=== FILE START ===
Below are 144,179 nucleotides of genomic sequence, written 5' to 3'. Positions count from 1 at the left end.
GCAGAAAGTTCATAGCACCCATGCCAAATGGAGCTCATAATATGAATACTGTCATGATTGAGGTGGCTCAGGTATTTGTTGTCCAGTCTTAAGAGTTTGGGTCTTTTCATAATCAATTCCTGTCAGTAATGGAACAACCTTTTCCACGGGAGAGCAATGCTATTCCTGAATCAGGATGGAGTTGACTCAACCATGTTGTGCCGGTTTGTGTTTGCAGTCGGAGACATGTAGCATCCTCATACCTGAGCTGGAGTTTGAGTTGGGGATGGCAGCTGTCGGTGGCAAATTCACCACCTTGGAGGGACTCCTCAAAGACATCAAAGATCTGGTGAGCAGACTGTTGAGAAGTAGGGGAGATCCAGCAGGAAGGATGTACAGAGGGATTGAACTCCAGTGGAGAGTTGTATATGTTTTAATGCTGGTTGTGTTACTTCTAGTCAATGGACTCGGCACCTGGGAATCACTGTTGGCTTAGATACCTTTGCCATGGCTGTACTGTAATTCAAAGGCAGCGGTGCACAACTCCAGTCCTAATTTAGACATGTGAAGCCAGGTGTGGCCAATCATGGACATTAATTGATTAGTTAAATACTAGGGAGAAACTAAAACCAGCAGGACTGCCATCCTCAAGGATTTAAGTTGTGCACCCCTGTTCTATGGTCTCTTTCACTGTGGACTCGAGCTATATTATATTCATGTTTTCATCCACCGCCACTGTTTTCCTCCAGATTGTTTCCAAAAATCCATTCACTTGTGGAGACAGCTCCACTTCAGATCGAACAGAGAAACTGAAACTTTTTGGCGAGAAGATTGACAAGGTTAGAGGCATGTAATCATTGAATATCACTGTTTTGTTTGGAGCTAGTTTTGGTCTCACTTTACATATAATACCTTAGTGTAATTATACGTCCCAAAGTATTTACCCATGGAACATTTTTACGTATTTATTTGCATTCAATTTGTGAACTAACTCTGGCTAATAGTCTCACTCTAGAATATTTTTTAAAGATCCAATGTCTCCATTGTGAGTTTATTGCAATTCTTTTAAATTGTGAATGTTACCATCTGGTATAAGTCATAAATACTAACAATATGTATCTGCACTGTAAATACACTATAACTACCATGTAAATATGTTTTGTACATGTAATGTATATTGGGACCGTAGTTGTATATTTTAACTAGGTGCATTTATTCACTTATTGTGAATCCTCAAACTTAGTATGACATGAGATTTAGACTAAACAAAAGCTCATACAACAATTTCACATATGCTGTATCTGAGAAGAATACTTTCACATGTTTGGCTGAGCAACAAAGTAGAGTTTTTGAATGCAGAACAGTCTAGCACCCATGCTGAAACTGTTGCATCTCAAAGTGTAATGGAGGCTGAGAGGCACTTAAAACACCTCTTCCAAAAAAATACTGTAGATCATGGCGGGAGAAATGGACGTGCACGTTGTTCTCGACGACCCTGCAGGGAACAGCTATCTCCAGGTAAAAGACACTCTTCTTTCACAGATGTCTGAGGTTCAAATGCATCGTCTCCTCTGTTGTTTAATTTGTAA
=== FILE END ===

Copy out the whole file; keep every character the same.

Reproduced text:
Below are 144,179 nucleotides of genomic sequence, written 5' to 3'. Positions count from 1 at the left end.
GCAGAAAGTTCATAGCACCCATGCCAAATGGAGCTCATAATATGAATACTGTCATGATTGAGGTGGCTCAGGTATTTGTTGTCCAGTCTTAAGAGTTTGGGTCTTTTCATAATCAATTCCTGTCAGTAATGGAACAACCTTTTCCACGGGAGAGCAATGCTATTCCTGAATCAGGATGGAGTTGACTCAACCATGTTGTGCCGGTTTGTGTTTGCAGTCGGAGACATGTAGCATCCTCATACCTGAGCTGGAGTTTGAGTTGGGGATGGCAGCTGTCGGTGGCAAATTCACCACCTTGGAGGGACTCCTCAAAGACATCAAAGATCTGGTGAGCAGACTGTTGAGAAGTAGGGGAGATCCAGCAGGAAGGATGTACAGAGGGATTGAACTCCAGTGGAGAGTTGTATATGTTTTAATGCTGGTTGTGTTACTTCTAGTCAATGGACTCGGCACCTGGGAATCACTGTTGGCTTAGATACCTTTGCCATGGCTGTACTGTAATTCAAAGGCAGCGGTGCACAACTCCAGTCCTAATTTAGACATGTGAAGCCAGGTGTGGCCAATCATGGACATTAATTGATTAGTTAAATACTAGGGAGAAACTAAAACCAGCAGGACTGCCATCCTCAAGGATTTAAGTTGTGCACCCCTGTTCTATGGTCTCTTTCACTGTGGACTCGAGCTATATTATATTCATGTTTTCATCCACCGCCACTGTTTTCCTCCAGATTGTTTCCAAAAATCCATTCACTTGTGGAGACAGCTCCACTTCAGATCGAACAGAGAAACTGAAACTTTTTGGCGAGAAGATTGACAAGGTTAGAGGCATGTAATCATTGAATATCACTGTTTTGTTTGGAGCTAGTTTTGGTCTCACTTTACATATAATACCTTAGTGTAATTATACGTCCCAAAGTATTTACCCATGGAACATTTTTACGTATTTATTTGCATTCAATTTGTGAACTAACTCTGGCTAATAGTCTCACTCTAGAATATTTTTTAAAGATCCAATGTCTCCATTGTGAGTTTATTGCAATTCTTTTAAATTGTGAATGTTACCATCTGGTATAAGTCATAAATACTAACAATATGTATCTGCACTGTAAATACACTATAACTACCATGTAAATATGTTTTGTACATGTAATGTATATTGGGACCGTAGTTGTATATTTTAACTAGGTGCATTTATTCACTTATTGTGAATCCTCAAACTTAGTATGACATGAGATTTAGACTAAACAAAAGCTCATACAACAATTTCACATATGCTGTATCTGAGAAGAATACTTTCACATGTTTGGCTGAGCAACAAAGTAGAGTTTTTGAATGCAGAACAGTCTAGCACCCATGCTGAAACTGTTGCATCTCAAAGTGTAATGGAGGCTGAGAGGCACTTAAAACACCTCTTCCAAAAAAATACTGTAGATCATGGCGGGAGAAATGGACGTGCACGTTGTTCTCGACGACCCTGCAGGGAACAGCTATCTCCAGGTAAAAGACACTCTTCTTTCACAGATGTCTGAGGTTCAAATGCATCGTCTCCTCTGTTGTTTAATTTGTAA